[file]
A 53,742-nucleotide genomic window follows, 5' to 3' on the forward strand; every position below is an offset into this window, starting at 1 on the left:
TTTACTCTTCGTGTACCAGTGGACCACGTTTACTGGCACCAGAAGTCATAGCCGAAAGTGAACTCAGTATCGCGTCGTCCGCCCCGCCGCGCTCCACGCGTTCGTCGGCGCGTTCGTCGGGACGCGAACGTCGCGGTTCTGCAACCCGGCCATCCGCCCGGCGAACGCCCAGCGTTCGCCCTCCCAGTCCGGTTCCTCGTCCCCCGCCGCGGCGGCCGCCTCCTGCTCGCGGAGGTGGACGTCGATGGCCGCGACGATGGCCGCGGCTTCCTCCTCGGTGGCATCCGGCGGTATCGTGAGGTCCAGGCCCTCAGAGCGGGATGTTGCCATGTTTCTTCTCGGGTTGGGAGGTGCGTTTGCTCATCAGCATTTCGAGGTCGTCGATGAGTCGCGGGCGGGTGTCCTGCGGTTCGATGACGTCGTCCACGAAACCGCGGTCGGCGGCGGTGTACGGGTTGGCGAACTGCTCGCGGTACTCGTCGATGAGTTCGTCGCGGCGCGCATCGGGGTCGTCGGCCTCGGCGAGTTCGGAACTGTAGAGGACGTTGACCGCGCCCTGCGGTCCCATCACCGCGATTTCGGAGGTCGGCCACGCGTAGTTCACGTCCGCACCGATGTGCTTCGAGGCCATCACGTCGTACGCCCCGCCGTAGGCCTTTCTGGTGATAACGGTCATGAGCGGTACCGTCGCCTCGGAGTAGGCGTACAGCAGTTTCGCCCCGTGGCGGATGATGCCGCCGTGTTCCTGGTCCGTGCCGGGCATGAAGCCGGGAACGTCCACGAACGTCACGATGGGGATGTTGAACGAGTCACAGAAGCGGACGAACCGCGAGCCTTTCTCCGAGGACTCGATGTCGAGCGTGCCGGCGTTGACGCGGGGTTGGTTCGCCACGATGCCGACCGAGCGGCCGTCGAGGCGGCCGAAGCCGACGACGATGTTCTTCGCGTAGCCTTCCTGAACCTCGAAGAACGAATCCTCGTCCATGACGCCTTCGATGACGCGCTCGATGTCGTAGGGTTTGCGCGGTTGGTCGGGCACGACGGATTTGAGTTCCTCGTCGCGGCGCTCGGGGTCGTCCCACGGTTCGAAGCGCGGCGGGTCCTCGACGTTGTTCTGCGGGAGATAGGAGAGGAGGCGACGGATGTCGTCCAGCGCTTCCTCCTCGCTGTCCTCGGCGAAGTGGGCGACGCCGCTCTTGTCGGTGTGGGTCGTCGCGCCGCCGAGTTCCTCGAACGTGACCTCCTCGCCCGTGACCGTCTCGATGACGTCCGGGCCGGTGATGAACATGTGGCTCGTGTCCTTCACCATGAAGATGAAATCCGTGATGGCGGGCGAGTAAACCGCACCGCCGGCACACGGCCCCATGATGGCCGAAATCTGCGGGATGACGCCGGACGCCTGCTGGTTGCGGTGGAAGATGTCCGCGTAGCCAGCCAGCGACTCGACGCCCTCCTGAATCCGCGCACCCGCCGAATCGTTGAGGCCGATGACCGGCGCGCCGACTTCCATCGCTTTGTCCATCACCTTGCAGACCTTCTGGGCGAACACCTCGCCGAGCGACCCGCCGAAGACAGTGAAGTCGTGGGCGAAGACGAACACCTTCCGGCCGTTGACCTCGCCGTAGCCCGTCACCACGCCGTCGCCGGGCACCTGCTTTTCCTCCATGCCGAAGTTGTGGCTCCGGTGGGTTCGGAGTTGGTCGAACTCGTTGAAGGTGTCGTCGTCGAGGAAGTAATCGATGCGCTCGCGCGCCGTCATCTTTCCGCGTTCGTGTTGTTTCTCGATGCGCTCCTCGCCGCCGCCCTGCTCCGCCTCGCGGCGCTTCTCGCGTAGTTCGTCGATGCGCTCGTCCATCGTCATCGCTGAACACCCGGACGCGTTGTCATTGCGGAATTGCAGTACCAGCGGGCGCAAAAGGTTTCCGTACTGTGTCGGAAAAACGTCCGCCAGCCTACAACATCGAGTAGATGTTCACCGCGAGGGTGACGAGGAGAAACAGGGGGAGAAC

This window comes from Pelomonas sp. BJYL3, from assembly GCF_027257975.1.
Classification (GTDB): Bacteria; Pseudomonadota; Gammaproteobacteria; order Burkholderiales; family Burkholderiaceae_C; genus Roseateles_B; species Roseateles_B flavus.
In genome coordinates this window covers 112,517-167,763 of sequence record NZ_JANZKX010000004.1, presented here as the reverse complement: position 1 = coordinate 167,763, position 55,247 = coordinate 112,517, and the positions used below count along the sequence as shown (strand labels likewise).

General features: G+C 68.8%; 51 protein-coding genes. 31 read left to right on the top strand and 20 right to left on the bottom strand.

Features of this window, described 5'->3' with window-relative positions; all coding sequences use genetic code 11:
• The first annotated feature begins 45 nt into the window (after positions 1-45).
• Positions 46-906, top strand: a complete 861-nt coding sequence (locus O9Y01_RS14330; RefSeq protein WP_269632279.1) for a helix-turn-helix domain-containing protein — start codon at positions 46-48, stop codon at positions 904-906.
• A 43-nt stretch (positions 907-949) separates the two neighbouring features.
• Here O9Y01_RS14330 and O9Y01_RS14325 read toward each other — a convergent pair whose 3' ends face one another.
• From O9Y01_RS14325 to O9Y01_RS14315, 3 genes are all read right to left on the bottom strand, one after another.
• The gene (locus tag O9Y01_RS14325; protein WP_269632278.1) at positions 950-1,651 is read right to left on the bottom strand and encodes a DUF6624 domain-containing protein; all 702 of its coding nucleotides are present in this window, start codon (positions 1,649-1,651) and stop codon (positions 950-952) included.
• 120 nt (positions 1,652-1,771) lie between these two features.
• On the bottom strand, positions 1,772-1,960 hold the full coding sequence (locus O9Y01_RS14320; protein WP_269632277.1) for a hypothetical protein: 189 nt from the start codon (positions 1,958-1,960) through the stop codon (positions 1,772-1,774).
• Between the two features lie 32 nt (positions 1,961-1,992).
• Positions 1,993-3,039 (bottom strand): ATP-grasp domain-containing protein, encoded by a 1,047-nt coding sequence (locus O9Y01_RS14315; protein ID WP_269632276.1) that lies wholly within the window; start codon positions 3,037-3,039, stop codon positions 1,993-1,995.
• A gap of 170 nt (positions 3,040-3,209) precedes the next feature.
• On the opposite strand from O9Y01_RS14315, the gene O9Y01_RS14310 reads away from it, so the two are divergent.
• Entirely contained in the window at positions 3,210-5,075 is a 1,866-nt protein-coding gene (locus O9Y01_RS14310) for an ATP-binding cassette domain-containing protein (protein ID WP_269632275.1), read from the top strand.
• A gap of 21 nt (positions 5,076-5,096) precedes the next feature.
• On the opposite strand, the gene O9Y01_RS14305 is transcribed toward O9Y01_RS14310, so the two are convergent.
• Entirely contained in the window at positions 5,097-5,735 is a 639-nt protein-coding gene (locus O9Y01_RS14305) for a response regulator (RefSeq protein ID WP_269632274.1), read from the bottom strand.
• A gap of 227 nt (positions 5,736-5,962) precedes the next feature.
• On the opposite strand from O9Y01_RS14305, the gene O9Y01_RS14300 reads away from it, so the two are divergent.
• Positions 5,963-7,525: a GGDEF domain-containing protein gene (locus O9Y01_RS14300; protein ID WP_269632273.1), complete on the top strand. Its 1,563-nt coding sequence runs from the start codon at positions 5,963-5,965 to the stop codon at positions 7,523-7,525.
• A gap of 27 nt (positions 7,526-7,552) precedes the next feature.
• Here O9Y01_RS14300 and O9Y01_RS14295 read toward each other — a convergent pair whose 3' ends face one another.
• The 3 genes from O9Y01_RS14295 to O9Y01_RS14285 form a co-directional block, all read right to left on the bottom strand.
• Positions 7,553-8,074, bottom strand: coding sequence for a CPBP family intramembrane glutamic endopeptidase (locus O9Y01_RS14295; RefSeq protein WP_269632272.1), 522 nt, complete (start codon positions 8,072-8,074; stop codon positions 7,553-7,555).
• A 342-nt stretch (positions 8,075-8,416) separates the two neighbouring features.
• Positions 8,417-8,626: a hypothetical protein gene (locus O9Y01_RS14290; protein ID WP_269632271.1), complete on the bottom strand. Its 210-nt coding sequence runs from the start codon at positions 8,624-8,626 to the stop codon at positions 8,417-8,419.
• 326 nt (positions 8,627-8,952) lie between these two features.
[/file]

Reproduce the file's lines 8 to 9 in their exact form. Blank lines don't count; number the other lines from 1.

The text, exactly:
• The first annotated feature begins 45 nt into the window (after positions 1-45).
• Positions 46-906, top strand: a complete 861-nt coding sequence (locus O9Y01_RS14330; RefSeq protein WP_269632279.1) for a helix-turn-helix domain-containing protein — start codon at positions 46-48, stop codon at positions 904-906.